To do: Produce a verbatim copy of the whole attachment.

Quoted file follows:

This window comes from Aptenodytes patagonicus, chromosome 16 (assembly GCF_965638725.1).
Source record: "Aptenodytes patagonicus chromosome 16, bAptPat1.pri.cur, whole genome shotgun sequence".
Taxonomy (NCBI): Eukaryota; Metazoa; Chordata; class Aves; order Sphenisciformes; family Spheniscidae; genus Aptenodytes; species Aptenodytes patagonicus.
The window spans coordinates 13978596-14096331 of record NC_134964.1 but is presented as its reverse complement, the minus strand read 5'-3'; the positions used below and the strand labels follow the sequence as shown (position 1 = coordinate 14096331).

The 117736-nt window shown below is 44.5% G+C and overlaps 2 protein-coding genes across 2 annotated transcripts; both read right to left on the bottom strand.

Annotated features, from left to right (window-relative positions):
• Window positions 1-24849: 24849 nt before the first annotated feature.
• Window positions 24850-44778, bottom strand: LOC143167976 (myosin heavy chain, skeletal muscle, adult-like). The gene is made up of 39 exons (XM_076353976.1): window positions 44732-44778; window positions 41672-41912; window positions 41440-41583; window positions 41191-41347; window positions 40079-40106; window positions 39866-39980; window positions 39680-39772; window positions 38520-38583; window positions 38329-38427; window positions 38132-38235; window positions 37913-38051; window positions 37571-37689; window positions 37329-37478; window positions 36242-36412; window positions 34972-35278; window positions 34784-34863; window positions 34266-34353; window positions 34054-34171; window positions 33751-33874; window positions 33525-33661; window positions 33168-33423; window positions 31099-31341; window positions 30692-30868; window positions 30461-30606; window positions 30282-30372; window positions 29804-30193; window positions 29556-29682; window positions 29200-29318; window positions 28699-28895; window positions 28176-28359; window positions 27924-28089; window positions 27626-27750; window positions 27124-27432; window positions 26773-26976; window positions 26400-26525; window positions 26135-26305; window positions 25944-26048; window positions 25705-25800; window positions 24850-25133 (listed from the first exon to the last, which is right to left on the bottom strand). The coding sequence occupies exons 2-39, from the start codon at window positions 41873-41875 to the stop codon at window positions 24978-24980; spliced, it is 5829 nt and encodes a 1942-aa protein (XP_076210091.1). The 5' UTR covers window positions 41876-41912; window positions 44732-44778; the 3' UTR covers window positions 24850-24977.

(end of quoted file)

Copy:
This window comes from Aptenodytes patagonicus, chromosome 16 (assembly GCF_965638725.1).
Source record: "Aptenodytes patagonicus chromosome 16, bAptPat1.pri.cur, whole genome shotgun sequence".
Taxonomy (NCBI): Eukaryota; Metazoa; Chordata; class Aves; order Sphenisciformes; family Spheniscidae; genus Aptenodytes; species Aptenodytes patagonicus.
The window spans coordinates 13978596-14096331 of record NC_134964.1 but is presented as its reverse complement, the minus strand read 5'-3'; the positions used below and the strand labels follow the sequence as shown (position 1 = coordinate 14096331).

The 117736-nt window shown below is 44.5% G+C and overlaps 2 protein-coding genes across 2 annotated transcripts; both read right to left on the bottom strand.

Annotated features, from left to right (window-relative positions):
• Window positions 1-24849: 24849 nt before the first annotated feature.
• Window positions 24850-44778, bottom strand: LOC143167976 (myosin heavy chain, skeletal muscle, adult-like). The gene is made up of 39 exons (XM_076353976.1): window positions 44732-44778; window positions 41672-41912; window positions 41440-41583; window positions 41191-41347; window positions 40079-40106; window positions 39866-39980; window positions 39680-39772; window positions 38520-38583; window positions 38329-38427; window positions 38132-38235; window positions 37913-38051; window positions 37571-37689; window positions 37329-37478; window positions 36242-36412; window positions 34972-35278; window positions 34784-34863; window positions 34266-34353; window positions 34054-34171; window positions 33751-33874; window positions 33525-33661; window positions 33168-33423; window positions 31099-31341; window positions 30692-30868; window positions 30461-30606; window positions 30282-30372; window positions 29804-30193; window positions 29556-29682; window positions 29200-29318; window positions 28699-28895; window positions 28176-28359; window positions 27924-28089; window positions 27626-27750; window positions 27124-27432; window positions 26773-26976; window positions 26400-26525; window positions 26135-26305; window positions 25944-26048; window positions 25705-25800; window positions 24850-25133 (listed from the first exon to the last, which is right to left on the bottom strand). The coding sequence occupies exons 2-39, from the start codon at window positions 41873-41875 to the stop codon at window positions 24978-24980; spliced, it is 5829 nt and encodes a 1942-aa protein (XP_076210091.1). The 5' UTR covers window positions 41876-41912; window positions 44732-44778; the 3' UTR covers window positions 24850-24977.